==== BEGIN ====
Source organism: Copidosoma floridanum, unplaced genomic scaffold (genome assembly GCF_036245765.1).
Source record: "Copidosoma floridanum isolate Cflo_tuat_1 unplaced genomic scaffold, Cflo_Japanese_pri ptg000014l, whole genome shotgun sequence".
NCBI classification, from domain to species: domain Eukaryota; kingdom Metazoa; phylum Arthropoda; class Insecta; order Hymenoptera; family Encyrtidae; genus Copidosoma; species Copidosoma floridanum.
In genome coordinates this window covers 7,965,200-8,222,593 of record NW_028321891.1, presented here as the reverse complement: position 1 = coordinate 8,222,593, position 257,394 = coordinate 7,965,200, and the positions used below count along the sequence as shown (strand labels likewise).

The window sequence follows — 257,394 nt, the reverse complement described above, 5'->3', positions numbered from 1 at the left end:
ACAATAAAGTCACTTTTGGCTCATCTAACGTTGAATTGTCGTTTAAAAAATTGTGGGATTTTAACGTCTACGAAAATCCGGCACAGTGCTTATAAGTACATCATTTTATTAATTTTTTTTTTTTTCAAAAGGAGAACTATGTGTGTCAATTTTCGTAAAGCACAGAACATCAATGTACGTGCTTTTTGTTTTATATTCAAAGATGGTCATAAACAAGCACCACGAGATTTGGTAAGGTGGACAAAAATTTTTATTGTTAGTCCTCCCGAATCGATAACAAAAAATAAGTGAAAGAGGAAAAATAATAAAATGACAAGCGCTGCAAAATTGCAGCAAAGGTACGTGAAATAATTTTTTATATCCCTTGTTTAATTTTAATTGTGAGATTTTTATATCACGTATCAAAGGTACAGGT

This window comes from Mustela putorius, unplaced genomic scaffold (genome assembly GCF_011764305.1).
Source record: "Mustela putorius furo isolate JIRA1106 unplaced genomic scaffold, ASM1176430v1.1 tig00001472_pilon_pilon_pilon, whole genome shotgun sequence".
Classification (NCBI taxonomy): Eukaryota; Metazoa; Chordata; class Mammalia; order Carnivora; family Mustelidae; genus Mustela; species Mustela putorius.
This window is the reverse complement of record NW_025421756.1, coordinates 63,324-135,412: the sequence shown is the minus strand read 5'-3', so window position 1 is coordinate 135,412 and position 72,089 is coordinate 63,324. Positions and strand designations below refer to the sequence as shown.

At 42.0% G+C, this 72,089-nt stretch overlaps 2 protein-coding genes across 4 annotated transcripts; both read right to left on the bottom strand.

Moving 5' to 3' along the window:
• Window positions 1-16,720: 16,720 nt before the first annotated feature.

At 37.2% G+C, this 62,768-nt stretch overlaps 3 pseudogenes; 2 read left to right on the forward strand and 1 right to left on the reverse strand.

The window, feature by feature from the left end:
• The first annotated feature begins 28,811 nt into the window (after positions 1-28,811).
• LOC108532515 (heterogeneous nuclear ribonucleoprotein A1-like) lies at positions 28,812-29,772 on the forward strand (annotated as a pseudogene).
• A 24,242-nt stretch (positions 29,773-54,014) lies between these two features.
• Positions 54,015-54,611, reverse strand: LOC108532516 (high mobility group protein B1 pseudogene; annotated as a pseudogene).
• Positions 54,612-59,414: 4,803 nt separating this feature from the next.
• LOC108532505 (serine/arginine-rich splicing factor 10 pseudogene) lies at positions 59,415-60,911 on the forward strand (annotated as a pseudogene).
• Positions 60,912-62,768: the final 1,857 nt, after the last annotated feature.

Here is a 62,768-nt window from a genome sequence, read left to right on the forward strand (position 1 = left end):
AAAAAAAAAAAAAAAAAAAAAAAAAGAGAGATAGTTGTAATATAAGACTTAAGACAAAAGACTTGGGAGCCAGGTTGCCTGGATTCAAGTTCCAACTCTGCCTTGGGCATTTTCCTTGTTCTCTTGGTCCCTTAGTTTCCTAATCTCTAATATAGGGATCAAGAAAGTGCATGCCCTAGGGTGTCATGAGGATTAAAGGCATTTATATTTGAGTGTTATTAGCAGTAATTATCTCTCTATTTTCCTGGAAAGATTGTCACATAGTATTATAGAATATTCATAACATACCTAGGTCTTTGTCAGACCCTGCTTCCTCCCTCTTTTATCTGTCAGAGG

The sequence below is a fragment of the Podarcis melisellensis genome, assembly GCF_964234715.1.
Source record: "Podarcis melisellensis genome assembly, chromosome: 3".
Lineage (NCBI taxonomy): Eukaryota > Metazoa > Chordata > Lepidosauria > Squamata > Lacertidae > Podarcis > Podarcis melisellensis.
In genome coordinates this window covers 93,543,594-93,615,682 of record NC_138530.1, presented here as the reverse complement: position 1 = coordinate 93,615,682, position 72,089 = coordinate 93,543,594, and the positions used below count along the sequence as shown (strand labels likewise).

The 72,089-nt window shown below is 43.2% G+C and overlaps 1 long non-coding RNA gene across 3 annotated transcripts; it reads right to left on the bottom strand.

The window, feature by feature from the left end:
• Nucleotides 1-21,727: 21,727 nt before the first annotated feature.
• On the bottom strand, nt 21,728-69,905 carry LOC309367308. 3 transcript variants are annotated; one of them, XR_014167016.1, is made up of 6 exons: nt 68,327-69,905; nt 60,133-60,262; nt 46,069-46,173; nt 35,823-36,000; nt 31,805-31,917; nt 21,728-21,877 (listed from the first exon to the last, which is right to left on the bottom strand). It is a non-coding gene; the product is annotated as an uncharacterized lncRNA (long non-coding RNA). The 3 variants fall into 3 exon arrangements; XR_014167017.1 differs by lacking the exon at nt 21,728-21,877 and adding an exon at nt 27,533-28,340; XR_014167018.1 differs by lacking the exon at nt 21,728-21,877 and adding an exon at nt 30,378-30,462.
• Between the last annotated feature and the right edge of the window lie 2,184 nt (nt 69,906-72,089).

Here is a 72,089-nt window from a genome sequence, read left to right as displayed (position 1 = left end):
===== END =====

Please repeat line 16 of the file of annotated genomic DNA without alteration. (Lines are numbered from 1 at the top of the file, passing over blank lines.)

• The first annotated feature begins 28,811 nt into the window (after positions 1-28,811).